The Township of North Dumfries is a rural township in Ontario, Canada, part of the Regional Municipality of Waterloo. The township includes the communities of Ayr, Branchton, Clyde, Reidsville and Roseville.
Dumfries Township started as a single township in the Gore District. It was part of the large Grand River purchase bought by William Dickson in 1816 from Joseph Brant and his First Nation peoples and originally known as "Block One". The division into two townships--North Dumfries and South Dumfries--occurred in 1852 after the counties had taken the place of the districts in the local administration of the province. North Dumfries became part of Waterloo County and South Dumfries joined Brant County.
The township developed from less that 100 settlers in 1818 to over 4000 by 1834. All the lots were filled by 1832. Shade's Mill was the heart of the township. It was named after Absalom Shade, who was responsible, along with William Dickson, in opening the township. The original settlers were Scottish (hence the name of the township), but some Mennonites from Pennsylvania were present in North Dumfries. When Shade's Mill obtained its first post office in 1925, it was renamed Galt. Galt became an independently incorporated town around 1852.
In 1973, when municipal restructuring turned the County of Waterloo into the Regional Municipality of Waterloo, the township expanded to the east to include the Village of Clyde which had formerly been in Wentworth County and some sections of the township were annexed or amalgamated into the new City of Cambridge (formerly Galt, Preston and Hespeler). North Dumfries has continued to be called a township under the Regional Municipality and continues to surround its urban hub even though the name of the urban hub has changed).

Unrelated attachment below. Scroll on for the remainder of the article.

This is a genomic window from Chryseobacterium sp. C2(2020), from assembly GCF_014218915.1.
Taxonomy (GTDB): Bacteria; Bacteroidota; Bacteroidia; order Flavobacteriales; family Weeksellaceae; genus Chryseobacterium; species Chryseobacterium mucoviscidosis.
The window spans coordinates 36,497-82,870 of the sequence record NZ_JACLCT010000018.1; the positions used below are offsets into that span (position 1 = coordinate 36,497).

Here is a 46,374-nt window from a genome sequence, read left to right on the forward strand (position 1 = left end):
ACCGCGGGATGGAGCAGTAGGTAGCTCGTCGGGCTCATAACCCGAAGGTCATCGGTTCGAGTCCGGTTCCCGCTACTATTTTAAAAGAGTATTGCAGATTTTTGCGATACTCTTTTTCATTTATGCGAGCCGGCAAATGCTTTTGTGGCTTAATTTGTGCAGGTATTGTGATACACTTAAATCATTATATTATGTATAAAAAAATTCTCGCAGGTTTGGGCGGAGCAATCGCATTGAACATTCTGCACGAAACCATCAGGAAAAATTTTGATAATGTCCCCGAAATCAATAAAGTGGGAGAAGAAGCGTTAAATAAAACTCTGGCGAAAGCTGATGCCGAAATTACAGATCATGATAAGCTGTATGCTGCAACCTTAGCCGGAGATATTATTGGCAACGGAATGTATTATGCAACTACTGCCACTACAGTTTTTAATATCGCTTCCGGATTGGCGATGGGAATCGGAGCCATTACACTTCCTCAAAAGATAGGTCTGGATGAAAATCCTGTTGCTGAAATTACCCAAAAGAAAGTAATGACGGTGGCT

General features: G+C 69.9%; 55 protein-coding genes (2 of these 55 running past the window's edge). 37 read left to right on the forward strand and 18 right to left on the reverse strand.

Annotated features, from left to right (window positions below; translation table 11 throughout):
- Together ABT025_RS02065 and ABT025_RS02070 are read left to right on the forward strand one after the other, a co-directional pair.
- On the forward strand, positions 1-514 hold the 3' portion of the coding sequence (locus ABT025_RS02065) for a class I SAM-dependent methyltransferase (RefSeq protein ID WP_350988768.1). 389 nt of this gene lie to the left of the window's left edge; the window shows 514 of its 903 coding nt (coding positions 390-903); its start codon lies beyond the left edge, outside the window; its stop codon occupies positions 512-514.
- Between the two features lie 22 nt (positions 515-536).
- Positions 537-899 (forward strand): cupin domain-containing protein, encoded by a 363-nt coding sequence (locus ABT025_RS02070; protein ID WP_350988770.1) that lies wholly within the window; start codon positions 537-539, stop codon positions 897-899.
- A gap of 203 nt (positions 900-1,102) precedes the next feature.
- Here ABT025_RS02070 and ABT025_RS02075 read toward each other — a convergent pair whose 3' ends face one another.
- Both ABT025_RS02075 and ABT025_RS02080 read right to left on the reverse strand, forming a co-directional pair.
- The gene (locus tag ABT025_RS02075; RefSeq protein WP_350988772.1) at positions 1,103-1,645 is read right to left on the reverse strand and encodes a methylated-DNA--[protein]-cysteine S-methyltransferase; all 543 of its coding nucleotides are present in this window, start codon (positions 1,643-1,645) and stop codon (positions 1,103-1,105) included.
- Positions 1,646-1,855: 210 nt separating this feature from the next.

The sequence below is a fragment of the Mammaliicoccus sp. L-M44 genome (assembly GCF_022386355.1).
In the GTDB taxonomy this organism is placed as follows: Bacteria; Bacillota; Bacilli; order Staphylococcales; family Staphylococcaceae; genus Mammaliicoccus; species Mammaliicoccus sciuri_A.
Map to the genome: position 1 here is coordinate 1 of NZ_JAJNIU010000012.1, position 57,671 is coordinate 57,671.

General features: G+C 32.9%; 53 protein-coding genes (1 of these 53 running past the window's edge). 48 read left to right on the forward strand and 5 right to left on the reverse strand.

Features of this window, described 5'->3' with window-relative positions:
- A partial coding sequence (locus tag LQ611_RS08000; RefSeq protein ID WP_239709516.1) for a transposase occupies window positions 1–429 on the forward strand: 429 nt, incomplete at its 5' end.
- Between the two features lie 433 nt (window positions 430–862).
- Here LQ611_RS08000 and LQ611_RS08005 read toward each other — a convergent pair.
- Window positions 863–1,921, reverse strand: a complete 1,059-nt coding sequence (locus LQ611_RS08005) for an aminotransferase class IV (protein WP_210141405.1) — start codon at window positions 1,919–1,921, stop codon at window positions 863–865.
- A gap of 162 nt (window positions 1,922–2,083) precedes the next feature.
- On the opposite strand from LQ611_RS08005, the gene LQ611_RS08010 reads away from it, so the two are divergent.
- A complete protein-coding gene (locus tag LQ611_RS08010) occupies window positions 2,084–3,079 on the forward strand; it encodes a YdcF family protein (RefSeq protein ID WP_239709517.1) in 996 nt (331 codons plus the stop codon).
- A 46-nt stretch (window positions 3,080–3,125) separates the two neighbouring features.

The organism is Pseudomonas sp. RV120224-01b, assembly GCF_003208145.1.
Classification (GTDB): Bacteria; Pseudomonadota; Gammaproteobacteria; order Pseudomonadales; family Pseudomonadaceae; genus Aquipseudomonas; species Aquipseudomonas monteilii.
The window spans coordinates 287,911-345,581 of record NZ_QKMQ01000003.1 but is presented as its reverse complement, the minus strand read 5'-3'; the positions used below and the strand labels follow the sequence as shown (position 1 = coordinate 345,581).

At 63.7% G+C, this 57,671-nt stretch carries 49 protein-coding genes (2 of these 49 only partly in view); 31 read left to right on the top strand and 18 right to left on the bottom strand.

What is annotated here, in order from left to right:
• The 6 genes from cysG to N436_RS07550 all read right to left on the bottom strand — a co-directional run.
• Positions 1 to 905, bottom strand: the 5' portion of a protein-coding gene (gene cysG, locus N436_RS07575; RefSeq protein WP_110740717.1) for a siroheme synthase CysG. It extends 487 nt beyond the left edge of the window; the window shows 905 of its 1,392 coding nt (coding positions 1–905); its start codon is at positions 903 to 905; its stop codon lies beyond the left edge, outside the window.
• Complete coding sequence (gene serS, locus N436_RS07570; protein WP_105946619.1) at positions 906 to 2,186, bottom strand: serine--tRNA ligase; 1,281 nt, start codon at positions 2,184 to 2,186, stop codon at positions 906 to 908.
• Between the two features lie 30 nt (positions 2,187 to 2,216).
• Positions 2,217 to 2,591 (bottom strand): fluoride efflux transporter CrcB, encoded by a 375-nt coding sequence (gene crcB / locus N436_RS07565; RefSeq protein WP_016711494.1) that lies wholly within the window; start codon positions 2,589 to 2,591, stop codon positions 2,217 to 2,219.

The map of Waterloo County circa 1951 from Ontario Archives locates the communities and physical features of the county. (Click at the bottom of the page to see the map enlarged.)
A sketchmap from Ontario GenWeb gives an outline of the townships.
The primary source for basic documents (vital statistics, land records, wills) for people who lived in the Province of Ontario is the Archives of Ontario, 134 Ian Macdonald Blvd, Toronto, Ontario, Canada M7A 2C5.
Civil registration did not begin in the province until 1869. Before then there may be church records of baptisms and burials. For the most part these are still held by the denomination who recorded them. Copies of marriage records made pre-1869 had to be sent by individual clergymen to the registrar of the county in which the marriage took place. These marriage records are available through Ontario Archives, on micorfilm through LDS libraries, and on paid and unpaid websites, but because they were copied at the registrars' offices, they cannot be considered a primary source.
Vital Records after 1869
Birth, marriage and death registrations are not open to the public until a specific number of years after the event occurred. Births to 1914 are now available [October 2012]; dates for marriages and deaths are later. Birth and death registration was not universally carried out in the early years after its adoption. Deaths were more apt to be reported than births for several years. The more rural the area, the less likely it would be that these happenings were reported to the authorities.
Land Records and Wills
Information on how to access land records and wills is best sought on the Archives of Ontario website. An ancestor's land holding might be found on Canadian County Atlas Digital Project if he was in occupancy circa 1878.
Association for the Preservation of Ontario Land Registry Office Documents (APOLROD). A list of Land Registry Offices for all Counties of Ontario.
The original censuses are in the hands of Library and Archives Canada. All of the original census (1851-1911) images are online with the exception of that for 1861. Not all of them are indexed. Later censuses are not yet available. Census divisions were redrawn as the population increased and more land was inhabited.
E-books and Books